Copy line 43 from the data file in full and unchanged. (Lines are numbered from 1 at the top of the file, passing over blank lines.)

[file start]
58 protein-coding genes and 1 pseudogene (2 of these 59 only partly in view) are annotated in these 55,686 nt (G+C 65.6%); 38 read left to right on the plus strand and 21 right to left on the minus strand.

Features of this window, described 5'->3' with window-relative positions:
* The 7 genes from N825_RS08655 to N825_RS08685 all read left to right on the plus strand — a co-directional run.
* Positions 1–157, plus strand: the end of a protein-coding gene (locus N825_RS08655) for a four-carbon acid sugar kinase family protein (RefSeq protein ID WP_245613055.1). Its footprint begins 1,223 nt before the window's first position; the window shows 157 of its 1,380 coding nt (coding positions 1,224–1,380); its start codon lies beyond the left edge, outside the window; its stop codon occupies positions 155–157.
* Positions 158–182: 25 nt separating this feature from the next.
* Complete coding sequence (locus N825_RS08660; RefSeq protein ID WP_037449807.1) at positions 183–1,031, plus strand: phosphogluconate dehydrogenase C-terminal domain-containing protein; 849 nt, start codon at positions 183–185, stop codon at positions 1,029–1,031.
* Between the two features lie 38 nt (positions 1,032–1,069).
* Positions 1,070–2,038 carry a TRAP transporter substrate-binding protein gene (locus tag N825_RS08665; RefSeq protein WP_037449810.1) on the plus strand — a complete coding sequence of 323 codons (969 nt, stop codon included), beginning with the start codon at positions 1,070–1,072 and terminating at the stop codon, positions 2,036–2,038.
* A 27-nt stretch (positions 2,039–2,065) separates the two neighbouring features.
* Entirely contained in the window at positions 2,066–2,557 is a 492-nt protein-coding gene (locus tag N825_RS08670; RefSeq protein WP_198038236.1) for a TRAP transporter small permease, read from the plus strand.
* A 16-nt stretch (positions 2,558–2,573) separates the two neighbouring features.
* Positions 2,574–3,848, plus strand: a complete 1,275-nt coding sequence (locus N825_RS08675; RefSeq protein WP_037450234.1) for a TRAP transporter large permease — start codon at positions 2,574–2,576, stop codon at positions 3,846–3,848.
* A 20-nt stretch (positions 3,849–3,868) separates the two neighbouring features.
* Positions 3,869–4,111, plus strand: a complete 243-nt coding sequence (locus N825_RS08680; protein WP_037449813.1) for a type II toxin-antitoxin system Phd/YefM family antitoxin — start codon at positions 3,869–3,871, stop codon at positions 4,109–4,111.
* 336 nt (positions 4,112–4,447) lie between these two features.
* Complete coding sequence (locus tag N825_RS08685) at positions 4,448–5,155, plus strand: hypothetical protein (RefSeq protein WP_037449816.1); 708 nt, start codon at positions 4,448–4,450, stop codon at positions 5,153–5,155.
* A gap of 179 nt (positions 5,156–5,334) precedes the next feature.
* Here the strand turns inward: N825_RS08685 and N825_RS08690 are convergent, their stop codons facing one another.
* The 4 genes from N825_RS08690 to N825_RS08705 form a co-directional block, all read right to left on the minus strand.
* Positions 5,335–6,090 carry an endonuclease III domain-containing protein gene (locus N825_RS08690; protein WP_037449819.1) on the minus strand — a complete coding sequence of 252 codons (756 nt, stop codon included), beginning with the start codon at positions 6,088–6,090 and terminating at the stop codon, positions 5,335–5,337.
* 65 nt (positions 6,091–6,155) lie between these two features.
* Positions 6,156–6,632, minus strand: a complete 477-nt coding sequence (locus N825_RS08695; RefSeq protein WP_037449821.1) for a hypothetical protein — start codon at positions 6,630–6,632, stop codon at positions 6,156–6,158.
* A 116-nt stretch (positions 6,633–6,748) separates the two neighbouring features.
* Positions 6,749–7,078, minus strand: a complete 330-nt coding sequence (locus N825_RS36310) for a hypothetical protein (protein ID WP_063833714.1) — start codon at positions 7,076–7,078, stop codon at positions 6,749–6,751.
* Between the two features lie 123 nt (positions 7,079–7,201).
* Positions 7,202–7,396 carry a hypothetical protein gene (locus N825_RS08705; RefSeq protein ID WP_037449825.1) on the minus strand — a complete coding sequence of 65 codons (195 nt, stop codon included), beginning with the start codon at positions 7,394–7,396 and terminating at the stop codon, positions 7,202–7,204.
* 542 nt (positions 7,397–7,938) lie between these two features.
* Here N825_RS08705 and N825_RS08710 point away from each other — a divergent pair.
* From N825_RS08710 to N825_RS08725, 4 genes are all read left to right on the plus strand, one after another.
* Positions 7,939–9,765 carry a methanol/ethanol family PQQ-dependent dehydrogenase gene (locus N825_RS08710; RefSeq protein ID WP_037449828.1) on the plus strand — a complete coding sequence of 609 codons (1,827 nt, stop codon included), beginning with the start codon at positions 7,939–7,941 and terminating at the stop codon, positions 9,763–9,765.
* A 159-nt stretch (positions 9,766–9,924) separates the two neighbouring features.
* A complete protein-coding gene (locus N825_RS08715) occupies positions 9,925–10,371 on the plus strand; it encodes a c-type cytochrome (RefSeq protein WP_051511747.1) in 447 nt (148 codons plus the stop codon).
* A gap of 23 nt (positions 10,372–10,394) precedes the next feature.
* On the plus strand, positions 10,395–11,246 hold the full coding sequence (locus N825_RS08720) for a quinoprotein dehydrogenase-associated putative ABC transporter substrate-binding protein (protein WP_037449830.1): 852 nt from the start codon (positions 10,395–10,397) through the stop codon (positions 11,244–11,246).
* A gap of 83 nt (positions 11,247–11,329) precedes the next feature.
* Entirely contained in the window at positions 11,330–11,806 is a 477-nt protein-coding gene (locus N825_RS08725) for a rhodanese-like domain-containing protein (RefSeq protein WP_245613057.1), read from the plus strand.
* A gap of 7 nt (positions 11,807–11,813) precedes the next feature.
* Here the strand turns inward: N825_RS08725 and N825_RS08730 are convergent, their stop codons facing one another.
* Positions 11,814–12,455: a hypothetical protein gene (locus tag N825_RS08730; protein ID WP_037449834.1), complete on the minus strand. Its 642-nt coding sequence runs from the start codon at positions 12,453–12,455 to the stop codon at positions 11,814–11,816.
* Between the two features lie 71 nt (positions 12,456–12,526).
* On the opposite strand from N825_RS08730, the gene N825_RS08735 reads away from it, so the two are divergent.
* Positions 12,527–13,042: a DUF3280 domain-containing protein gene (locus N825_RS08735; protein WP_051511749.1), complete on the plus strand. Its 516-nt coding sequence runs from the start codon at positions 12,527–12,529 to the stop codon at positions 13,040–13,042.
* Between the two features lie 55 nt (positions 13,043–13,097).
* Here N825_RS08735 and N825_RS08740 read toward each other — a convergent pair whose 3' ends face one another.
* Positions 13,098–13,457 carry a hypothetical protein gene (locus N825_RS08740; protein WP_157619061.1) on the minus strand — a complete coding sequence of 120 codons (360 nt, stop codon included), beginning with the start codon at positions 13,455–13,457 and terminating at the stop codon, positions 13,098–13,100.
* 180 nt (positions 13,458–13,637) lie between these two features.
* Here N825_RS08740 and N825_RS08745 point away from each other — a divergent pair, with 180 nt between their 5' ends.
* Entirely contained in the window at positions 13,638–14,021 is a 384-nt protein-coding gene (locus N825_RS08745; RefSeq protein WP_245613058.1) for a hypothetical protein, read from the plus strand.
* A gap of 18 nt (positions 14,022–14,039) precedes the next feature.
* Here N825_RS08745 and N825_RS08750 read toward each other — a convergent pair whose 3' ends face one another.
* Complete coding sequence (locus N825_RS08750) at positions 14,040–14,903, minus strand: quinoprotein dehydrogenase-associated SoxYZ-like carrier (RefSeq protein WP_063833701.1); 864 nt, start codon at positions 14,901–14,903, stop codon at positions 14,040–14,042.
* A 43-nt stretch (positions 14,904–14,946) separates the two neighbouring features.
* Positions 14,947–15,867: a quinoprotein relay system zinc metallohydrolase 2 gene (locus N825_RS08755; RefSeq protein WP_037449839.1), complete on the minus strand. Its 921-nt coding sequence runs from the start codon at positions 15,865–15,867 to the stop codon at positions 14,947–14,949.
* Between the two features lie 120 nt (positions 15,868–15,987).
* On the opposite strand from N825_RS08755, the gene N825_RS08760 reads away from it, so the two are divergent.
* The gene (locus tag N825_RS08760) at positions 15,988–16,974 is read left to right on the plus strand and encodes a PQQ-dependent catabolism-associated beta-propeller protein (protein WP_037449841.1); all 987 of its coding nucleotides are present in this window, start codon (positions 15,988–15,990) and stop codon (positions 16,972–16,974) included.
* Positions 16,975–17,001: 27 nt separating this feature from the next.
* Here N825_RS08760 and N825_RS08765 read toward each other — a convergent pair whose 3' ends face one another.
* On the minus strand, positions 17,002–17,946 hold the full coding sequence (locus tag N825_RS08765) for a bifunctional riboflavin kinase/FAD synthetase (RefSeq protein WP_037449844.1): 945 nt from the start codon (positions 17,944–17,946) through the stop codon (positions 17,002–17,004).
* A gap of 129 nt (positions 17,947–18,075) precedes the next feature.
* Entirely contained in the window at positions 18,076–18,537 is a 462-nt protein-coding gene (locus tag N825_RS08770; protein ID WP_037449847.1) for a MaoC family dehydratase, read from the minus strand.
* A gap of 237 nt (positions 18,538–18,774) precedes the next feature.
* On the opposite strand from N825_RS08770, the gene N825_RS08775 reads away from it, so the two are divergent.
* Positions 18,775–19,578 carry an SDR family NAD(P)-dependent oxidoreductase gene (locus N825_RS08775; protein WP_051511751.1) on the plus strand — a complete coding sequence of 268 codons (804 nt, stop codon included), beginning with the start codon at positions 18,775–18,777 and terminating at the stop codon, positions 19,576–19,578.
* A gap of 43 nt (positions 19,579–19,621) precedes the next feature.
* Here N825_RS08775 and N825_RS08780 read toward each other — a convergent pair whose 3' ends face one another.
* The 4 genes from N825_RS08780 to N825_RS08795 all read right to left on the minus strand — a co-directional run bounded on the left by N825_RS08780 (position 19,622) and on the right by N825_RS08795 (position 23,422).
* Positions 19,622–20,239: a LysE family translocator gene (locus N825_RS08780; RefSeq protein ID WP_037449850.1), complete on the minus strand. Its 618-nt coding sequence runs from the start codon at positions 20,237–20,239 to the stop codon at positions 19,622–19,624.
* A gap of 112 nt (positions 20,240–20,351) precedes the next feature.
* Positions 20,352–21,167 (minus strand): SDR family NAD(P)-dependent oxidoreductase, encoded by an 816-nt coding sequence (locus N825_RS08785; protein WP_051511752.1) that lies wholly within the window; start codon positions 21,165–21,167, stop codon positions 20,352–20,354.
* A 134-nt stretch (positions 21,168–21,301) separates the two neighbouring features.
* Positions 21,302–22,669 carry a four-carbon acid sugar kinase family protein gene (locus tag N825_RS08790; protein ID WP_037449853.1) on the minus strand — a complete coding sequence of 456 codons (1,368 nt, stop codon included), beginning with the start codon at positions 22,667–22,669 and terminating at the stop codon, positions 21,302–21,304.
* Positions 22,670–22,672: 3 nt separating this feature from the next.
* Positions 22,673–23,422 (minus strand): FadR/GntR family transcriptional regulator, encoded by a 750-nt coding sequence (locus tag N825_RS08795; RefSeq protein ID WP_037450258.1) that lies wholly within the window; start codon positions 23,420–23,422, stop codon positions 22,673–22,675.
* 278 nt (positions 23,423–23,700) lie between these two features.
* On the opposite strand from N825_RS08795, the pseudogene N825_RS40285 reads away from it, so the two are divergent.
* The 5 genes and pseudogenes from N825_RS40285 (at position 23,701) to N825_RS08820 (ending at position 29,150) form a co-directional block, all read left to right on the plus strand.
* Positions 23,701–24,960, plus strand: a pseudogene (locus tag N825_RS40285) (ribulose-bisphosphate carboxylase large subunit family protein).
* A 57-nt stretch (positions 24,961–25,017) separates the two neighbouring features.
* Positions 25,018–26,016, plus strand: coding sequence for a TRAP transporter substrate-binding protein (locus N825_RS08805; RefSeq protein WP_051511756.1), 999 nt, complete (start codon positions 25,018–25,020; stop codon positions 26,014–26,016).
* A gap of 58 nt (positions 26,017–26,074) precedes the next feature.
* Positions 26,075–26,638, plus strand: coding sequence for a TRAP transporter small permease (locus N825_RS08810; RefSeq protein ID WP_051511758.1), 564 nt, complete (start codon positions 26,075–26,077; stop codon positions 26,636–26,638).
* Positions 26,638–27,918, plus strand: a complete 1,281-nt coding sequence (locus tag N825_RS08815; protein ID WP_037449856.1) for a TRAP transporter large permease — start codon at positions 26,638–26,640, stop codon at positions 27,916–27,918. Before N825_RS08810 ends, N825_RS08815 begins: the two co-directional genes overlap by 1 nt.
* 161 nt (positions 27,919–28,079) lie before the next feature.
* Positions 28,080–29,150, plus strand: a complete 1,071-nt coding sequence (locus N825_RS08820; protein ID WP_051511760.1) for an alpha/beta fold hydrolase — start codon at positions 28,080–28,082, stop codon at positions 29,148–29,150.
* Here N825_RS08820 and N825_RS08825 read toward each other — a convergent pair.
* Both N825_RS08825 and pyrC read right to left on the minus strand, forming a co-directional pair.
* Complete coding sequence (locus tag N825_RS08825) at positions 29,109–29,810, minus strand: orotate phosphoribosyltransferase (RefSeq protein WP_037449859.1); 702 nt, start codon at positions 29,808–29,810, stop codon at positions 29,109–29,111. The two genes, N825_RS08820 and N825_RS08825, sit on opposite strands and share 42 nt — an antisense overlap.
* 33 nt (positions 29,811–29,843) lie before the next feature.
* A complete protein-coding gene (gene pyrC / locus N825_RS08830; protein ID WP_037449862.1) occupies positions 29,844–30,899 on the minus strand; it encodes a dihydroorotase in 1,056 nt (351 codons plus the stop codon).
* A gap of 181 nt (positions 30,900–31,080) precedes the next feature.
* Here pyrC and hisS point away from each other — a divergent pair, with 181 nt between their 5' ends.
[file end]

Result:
* Between the two features lie 55 nt (positions 13,043–13,097).